Chapter 16
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Family Curse or Just Bad Luck?

A young woman seeks to unravel her family’s dark secret

Life for the Thaumas sisters should be great. They live in a beautiful estate called Highmoor, their father’s military career made them famous, and they can buy the most fashionable gowns. So what’s the problem? They keep dying. That’s the sorrow — and the mystery — at the heart of House of Salt and Sorrows, the debut young adult novel by Memphis writer Erin A. Craig.

Photo: Cynthia Whipkey

“Once there were twelve of us: the Thaumas Dozen,” says Annaleigh Thaumas, the novel’s protagonist.  “Now we stood in a small line, my seven sisters and I…[H]ad we angered the gods? Had a darkness branded itself on our family, taking us out one by one? Or was it simply a series of terrible and unlucky coincidences?” Annaleigh is driven to find out whether her family is really cursed and what, if anything, she can do to protect them.

The book opens at the funeral of Eulalie Thaumas, the family’s most recent loss. Eulalie’s mysterious fall is the fourth death the family has suffered since losing their mother due to complications in childbirth. This means the family has been mourning for years — and what’s almost as bad as grieving the loss of numerous family members? Being a teenage girl repeatedly forced into public mourning. All black all the time, no dances, and no courting have been the standing family rules. Some of the younger sisters don’t even remember a time before their great sadness.

So when the Mr. Thaumas’ new, young bride suggests that the family come out of mourning early, the sisters readily agree. A new vibrancy fills Highmoor, and life feels hopeful once more. The sisters begin to venture out around their home on Salten Island again, and they find a magical gate that changes everything. This gate transports them anywhere they want to go throughout the kingdom. Their lives soon become filled with elaborate balls, endless dances, and culinary delicacies on a nightly basis.

But dancing all night is not without consequences. Yes, the girls wear out their custom-made shoes, but some of them also begin to see terrifying visions of their dead sisters. Despite these disturbing encounters, the girls form a pattern of sleeping all day and dancing all night, dulling their suspicion that they might be in danger. “The masks and paste jewels, the whisper of silks and tulles, the promise of handsome dance partners — they’d all dazzled me until I was blinded to my true purpose,” confesses Annaleigh. 

The plot thickens as Annaleigh meets a handsome man named Cassius. As the two become closer, Annaleigh wonders if she can trust him. Who is Cassius really, and why is he always nearby when something bad happens? Is having him near as good as it feels, or is his presence somehow connected to the sinister events?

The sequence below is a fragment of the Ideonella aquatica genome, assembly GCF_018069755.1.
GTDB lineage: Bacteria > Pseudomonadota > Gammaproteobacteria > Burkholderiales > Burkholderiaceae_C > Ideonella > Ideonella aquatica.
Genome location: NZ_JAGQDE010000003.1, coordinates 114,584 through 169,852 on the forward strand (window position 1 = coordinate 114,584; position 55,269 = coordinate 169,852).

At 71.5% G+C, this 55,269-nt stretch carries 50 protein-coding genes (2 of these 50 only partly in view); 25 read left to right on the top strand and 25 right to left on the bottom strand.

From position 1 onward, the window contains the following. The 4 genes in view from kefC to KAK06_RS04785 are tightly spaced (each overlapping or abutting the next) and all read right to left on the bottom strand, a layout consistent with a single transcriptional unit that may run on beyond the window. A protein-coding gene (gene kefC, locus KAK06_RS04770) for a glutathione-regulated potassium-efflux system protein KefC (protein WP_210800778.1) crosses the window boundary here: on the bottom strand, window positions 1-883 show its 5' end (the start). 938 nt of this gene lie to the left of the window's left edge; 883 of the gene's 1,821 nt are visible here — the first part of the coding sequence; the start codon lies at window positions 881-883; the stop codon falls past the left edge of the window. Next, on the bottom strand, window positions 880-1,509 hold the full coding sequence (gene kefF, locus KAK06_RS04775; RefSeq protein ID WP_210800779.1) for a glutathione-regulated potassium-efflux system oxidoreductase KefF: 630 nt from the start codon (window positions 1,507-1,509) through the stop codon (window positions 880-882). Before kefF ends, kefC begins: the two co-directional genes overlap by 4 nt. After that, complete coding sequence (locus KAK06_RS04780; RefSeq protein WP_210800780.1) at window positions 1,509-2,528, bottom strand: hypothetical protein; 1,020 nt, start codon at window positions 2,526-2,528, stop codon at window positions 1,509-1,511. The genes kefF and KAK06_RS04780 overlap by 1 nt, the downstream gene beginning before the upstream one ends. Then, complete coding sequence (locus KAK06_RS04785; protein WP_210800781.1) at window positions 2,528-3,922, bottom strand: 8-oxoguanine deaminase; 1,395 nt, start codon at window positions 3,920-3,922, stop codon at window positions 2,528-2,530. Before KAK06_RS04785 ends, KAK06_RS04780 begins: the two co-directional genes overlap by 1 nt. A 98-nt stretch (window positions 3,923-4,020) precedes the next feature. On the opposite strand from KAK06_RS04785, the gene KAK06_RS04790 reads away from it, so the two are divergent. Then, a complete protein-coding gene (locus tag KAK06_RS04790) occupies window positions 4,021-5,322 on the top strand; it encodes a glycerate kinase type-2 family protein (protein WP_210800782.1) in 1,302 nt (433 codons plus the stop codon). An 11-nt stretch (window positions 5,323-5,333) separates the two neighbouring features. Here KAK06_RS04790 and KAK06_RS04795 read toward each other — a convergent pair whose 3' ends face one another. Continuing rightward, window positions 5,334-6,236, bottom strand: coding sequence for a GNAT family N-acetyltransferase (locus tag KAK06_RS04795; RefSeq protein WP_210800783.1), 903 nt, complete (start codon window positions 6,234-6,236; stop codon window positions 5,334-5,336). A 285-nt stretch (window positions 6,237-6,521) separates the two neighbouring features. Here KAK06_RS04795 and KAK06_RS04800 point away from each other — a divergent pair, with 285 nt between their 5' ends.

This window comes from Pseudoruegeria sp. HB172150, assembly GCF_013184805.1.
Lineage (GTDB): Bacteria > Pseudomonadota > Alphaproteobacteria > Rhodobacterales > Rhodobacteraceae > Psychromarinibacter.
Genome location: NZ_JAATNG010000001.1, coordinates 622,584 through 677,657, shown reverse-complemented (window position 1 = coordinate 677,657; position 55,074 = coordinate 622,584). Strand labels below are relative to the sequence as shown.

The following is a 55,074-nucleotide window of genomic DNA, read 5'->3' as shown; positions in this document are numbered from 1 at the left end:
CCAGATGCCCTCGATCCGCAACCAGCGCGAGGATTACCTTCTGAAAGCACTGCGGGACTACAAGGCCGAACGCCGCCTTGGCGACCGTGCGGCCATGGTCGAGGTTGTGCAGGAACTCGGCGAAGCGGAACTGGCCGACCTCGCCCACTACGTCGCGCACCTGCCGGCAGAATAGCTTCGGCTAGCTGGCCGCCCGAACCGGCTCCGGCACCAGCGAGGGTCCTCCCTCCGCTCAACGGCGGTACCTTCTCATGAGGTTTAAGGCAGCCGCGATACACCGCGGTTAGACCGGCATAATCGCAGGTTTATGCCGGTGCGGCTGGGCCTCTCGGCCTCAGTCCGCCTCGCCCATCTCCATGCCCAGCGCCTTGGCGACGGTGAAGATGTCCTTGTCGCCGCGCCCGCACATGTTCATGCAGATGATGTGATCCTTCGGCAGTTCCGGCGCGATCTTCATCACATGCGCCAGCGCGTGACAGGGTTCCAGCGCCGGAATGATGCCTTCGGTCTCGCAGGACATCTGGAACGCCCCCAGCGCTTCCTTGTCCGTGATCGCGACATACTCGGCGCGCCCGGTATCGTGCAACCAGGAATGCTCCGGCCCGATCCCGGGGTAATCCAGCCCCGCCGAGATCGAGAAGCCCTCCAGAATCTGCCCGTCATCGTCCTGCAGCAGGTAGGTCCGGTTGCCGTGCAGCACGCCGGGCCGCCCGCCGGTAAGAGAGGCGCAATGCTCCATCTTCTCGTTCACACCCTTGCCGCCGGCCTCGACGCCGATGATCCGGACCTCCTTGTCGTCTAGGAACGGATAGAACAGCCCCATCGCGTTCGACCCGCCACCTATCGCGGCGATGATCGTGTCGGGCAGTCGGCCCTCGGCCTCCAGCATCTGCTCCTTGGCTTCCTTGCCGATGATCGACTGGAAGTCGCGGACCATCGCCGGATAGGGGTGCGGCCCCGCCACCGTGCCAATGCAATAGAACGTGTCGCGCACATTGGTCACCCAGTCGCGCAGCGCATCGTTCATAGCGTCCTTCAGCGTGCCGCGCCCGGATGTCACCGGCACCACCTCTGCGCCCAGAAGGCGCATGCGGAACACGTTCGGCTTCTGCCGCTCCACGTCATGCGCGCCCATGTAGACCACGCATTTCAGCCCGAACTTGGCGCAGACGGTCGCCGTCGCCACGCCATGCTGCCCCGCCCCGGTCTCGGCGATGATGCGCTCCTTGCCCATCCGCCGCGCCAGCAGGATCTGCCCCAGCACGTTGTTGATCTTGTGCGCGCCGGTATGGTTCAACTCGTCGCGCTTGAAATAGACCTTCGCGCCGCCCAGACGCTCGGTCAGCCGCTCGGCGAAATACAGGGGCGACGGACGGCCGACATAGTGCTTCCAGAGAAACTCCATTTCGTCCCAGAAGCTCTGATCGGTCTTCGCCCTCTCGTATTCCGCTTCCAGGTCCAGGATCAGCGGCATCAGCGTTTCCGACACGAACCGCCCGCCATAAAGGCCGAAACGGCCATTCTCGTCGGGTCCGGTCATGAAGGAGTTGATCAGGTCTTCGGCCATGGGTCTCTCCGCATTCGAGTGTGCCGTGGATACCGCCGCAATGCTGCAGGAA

A riff on the Grimms’ fairytale “The Twelve Dancing Princesses,” Craig’s novel, like many contemporary YA works, is Gothic from the start. It’s also fun and highly readable. It was readability that earned early Gothic novels like Jane Eyre a bad rap as lesser literature in their own time. Tyrannical fathers, ominous portents, dungeons, and ghosts popped up in 18th- and 19th-century literature, drawing a wider readership, as well as criticism from intellectuals. Who would want to read something suspenseful and titillating when she could read something academic and challenging? Lots of people, it seems — both then and now.

The first generation of Gothic novels also included issues that might have been considered controversial in their time. Economic oppression, sexism, racism — these early books got a pass on heavier topics because they were cloaked (sometimes literally) in the novel’s shadows. This is still true today. Turns out a castle full of adolescent girls fighting a curse is also a perfect backdrop to explore family dysfunction, identity, and sexuality. Annaleigh and her sisters must wrestle with new family dynamics, grief and loss, societal pressures, a paternalistic government, and establishing their own identities.      

Although some of the references in this novel are more suited for the “and up” part of its “12 and up” classification, most of the emotional intensity centers on the protagonist’s learning to cope with feelings that change as quickly as the sea winds on Highmoor’s ocean cliffs. The mix of horror and romance in House of Salt and Sorrows will appeal to teen and adult readers alike. 

Family Curse or Just Bad Luck?

Sarah Carter holds an M.F.A. in creative writing from the Sewanee School of Letters.

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